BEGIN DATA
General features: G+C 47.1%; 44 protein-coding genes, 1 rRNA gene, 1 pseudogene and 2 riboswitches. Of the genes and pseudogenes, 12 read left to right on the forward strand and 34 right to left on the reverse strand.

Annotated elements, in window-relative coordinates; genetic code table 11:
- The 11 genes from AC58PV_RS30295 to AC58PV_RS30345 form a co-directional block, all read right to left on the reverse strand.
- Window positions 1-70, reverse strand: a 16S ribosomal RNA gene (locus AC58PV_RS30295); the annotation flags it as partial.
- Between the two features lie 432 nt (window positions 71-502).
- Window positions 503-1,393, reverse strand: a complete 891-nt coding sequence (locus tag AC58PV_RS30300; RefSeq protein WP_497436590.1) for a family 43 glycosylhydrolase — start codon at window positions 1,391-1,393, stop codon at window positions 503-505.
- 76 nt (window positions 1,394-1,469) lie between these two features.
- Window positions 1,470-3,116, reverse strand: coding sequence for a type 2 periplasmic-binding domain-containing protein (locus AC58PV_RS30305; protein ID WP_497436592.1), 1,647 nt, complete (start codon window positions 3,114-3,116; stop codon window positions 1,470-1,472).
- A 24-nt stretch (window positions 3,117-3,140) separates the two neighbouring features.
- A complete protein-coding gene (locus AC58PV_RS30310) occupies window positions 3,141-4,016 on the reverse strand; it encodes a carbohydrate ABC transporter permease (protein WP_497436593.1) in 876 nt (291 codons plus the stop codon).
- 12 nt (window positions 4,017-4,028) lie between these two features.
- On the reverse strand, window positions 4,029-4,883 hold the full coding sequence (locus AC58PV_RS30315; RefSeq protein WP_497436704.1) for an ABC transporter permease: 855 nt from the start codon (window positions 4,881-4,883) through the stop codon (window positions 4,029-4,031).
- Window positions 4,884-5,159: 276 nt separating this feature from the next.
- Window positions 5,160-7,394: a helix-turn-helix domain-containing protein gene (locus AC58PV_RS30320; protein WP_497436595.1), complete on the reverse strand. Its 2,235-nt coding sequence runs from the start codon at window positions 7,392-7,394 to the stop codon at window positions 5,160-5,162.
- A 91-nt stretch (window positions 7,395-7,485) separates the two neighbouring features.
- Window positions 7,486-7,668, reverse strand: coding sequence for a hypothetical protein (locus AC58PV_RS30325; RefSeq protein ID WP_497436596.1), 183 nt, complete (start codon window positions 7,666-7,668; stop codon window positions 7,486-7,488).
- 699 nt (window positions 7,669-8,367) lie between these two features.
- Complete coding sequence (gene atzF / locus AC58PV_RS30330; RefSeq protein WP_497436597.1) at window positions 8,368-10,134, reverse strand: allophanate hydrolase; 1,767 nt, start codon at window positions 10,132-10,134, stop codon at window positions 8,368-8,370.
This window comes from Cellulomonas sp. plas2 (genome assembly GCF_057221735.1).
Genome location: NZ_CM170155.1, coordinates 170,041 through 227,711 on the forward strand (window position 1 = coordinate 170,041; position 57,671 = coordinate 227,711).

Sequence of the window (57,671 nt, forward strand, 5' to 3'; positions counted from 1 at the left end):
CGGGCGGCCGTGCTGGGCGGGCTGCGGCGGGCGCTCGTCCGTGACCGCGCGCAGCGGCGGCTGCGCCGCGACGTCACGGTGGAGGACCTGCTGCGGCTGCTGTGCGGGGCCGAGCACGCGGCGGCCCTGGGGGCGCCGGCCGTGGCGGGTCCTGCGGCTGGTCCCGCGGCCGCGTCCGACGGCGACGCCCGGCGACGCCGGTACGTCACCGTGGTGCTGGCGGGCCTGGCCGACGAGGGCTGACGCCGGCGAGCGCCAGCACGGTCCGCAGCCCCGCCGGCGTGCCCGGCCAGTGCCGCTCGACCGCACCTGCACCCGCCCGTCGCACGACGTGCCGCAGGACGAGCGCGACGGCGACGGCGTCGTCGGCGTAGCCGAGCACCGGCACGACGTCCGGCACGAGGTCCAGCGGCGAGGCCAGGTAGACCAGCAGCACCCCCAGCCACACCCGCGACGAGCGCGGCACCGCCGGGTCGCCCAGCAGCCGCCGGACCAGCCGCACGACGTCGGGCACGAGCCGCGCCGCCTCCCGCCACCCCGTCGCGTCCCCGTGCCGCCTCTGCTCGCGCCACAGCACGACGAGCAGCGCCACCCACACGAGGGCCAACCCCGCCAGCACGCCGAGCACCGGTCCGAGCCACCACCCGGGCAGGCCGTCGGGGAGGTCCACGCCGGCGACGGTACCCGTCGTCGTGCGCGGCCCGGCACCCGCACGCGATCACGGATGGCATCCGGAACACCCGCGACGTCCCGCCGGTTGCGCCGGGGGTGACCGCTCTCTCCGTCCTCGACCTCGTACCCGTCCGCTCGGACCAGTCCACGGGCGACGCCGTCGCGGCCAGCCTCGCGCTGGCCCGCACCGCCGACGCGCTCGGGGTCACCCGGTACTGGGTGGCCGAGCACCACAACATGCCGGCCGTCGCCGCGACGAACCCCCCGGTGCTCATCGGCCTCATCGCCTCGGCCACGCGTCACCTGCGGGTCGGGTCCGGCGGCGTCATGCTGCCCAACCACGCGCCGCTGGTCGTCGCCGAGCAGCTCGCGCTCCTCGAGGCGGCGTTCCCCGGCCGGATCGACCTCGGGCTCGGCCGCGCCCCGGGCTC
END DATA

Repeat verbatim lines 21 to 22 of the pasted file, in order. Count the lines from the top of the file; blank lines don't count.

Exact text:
Sequence of the window (57,671 nt, forward strand, 5' to 3'; positions counted from 1 at the left end):
CGGGCGGCCGTGCTGGGCGGGCTGCGGCGGGCGCTCGTCCGTGACCGCGCGCAGCGGCGGCTGCGCCGCGACGTCACGGTGGAGGACCTGCTGCGGCTGCTGTGCGGGGCCGAGCACGCGGCGGCCCTGGGGGCGCCGGCCGTGGCGGGTCCTGCGGCTGGTCCCGCGGCCGCGTCCGACGGCGACGCCCGGCGACGCCGGTACGTCACCGTGGTGCTGGCGGGCCTGGCCGACGAGGGCTGACGCCGGCGAGCGCCAGCACGGTCCGCAGCCCCGCCGGCGTGCCCGGCCAGTGCCGCTCGACCGCACCTGCACCCGCCCGTCGCACGACGTGCCGCAGGACGAGCGCGACGGCGACGGCGTCGTCGGCGTAGCCGAGCACCGGCACGACGTCCGGCACGAGGTCCAGCGGCGAGGCCAGGTAGACCAGCAGCACCCCCAGCCACACCCGCGACGAGCGCGGCACCGCCGGGTCGCCCAGCAGCCGCCGGACCAGCCGCACGACGTCGGGCACGAGCCGCGCCGCCTCCCGCCACCCCGTCGCGTCCCCGTGCCGCCTCTGCTCGCGCCACAGCACGACGAGCAGCGCCACCCACACGAGGGCCAACCCCGCCAGCACGCCGAGCACCGGTCCGAGCCACCACCCGGGCAGGCCGTCGGGGAGGTCCACGCCGGCGACGGTACCCGTCGTCGTGCGCGGCCCGGCACCCGCACGCGATCACGGATGGCATCCGGAACACCCGCGACGTCCCGCCGGTTGCGCCGGGGGTGACCGCTCTCTCCGTCCTCGACCTCGTACCCGTCCGCTCGGACCAGTCCACGGGCGACGCCGTCGCGGCCAGCCTCGCGCTGGCCCGCACCGCCGACGCGCTCGGGGTCACCCGGTACTGGGTGGCCGAGCACCACAACATGCCGGCCGTCGCCGCGACGAACCCCCCGGTGCTCATCGGCCTCATCGCCTCGGCCACGCGTCACCTGCGGGTCGGGTCCGGCGGCGTCATGCTGCCCAACCACGCGCCGCTGGTCGTCGCCGAGCAGCTCGCGCTCCTCGAGGCGGCGTTCCCCGGCCGGATCGACCTCGGGCTCGGCCGCGCCCCGGGCTC